He certainly did. We first contacted New York Theater Workshop, home of the original production of RENT and very close to the original Life Cafe. Unfortunately, as much as they would have liked to have it, they simply had no room. Next Al hooked me up with Robert Scott, President of Adelphi University in Garden City, New York on Long Island. Jonathan attended Adelphi on a four-year scholarship as an acting Academic major. Bob was delighted with my offer and didn’t hesitate to accept. Fortunately, he arranged immediate pick-up as the owners of the new business at 983 Flushing Avenue wanted it moved by Thursday when they were to begin renovations. Again, the Universe has provided.

Adelphi University helpers pick up Life Cafe artifacts

Along with the Bench I donated a 4′ x 6′ wall panel I preserved from Life Cafe, two other Life Magazine collaged panels, the wooden “Thank You Jonathan” plaque hand-carved for me by Jonathan’s uncle Gene and a large panel from the original RENT stage set at the Nederlander Theatre given to me by a friend in the theater design business.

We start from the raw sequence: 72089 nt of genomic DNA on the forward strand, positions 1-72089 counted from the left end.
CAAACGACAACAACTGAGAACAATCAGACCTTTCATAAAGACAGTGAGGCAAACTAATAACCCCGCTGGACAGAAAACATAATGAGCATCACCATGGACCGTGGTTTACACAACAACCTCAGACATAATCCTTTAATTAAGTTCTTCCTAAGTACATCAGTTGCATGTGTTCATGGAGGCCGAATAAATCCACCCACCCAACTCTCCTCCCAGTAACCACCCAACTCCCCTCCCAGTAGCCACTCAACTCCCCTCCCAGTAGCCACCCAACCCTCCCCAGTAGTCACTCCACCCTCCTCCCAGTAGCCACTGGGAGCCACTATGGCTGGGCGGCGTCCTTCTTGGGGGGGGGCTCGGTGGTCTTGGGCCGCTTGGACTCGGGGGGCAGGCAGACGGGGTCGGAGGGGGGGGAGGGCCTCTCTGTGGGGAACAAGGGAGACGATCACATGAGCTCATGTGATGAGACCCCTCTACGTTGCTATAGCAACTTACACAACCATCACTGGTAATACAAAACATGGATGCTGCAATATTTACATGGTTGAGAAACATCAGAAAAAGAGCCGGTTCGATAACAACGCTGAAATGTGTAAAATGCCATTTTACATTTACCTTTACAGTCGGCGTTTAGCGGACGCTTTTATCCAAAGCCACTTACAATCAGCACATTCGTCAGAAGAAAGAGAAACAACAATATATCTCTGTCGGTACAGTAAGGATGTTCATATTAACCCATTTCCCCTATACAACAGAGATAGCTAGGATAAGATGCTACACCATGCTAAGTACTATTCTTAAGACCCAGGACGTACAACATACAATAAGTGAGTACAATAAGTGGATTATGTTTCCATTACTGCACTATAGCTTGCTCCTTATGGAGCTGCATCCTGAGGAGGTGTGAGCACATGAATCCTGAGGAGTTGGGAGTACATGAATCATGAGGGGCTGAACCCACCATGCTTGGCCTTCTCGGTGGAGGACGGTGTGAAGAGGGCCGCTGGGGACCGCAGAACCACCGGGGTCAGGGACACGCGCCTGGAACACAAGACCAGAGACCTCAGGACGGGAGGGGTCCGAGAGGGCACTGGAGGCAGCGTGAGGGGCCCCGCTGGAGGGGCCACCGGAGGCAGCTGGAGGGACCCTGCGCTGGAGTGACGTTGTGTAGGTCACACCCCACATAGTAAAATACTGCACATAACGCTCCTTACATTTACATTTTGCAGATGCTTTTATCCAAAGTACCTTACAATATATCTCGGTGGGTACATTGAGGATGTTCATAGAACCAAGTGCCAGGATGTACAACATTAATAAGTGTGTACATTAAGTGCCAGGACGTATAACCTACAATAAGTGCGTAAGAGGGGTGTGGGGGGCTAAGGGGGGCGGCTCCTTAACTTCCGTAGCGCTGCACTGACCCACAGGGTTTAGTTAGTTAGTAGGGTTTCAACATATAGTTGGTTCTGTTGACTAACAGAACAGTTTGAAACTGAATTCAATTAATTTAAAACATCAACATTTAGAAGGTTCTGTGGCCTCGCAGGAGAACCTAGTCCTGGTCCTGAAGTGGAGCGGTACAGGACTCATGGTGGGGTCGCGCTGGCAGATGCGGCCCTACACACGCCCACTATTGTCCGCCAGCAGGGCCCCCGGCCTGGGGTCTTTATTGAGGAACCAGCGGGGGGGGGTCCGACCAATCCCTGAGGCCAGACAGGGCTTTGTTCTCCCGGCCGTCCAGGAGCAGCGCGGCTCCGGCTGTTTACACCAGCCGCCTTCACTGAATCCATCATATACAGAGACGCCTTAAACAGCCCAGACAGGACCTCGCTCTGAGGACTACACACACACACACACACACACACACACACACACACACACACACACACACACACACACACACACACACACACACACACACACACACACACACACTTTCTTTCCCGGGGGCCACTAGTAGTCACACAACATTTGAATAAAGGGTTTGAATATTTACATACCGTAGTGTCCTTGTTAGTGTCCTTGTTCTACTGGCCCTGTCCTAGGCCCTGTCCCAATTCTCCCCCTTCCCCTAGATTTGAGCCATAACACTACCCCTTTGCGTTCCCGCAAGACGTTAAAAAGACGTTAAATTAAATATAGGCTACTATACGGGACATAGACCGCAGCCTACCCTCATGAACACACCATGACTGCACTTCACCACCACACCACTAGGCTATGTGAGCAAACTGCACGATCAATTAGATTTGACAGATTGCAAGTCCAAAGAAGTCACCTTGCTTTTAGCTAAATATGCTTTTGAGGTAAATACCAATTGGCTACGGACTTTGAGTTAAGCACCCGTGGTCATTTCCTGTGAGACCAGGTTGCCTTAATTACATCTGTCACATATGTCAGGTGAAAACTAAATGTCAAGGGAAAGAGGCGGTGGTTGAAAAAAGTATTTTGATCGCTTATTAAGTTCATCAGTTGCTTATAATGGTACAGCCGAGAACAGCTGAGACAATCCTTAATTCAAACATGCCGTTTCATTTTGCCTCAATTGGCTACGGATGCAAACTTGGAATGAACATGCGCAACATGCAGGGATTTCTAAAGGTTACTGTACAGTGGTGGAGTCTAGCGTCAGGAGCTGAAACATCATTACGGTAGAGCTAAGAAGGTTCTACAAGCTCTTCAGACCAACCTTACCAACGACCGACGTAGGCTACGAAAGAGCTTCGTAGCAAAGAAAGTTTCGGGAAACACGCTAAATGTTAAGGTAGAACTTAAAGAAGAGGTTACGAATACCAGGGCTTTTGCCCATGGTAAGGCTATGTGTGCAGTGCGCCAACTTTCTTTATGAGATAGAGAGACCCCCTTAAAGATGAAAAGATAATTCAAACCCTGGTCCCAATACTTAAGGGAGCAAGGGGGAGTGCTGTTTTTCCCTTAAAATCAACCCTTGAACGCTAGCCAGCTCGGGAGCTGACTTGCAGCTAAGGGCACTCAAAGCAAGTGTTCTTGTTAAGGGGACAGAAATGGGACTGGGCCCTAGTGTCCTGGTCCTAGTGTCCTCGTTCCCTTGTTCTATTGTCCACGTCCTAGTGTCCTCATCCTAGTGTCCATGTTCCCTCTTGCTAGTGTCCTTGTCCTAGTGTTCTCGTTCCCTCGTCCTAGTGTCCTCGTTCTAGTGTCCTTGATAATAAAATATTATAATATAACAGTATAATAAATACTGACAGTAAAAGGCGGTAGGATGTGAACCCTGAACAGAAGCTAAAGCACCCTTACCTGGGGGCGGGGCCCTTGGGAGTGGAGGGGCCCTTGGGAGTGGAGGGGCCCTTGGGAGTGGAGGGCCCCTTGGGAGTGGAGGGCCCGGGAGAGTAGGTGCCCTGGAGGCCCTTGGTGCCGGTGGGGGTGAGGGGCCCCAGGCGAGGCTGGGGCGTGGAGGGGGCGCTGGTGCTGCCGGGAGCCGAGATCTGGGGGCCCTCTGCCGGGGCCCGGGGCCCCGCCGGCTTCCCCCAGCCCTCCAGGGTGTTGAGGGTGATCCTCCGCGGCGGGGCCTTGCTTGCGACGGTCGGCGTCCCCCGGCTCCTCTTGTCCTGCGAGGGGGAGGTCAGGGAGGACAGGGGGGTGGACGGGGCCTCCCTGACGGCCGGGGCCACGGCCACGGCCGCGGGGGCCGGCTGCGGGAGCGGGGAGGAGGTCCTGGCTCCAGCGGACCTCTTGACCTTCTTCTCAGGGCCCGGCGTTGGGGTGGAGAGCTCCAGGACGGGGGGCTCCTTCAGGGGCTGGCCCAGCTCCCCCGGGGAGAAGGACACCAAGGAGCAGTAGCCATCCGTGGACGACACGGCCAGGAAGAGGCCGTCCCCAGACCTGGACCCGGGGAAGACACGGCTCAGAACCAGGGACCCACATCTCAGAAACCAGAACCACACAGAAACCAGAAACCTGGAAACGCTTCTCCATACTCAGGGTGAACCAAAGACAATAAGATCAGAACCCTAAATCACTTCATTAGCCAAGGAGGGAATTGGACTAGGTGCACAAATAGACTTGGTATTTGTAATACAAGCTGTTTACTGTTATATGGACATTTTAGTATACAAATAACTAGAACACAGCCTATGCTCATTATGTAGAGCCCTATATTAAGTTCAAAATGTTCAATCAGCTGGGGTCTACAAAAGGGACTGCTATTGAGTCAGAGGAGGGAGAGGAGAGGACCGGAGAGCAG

Pieces of Life Cafe history

Wall Panel from original Life Cafe

Panel from original RENT production at Nederlander Theatre

I felt a heaviness in my heart as I watched the boys lift the bench into the truck. It felt like a big part of my life was being taken away. But it was heart-lifting to think of its new home at Jonathan’s alma mater. When I think of how many more people will see the Bench and get a sense of Jonathan’s life and work, I am elated. My hope is there will be a re-creation of a corner of Life Cafe where Jonathan sat and drank tea while researching and writing RENT. Moving the bench to Adelphi to their new Theater complex is the right thing to do. I’m grateful that Bob was eager to give the Bench a new home.

Kathy Kirkpatrick ponders Life’s changes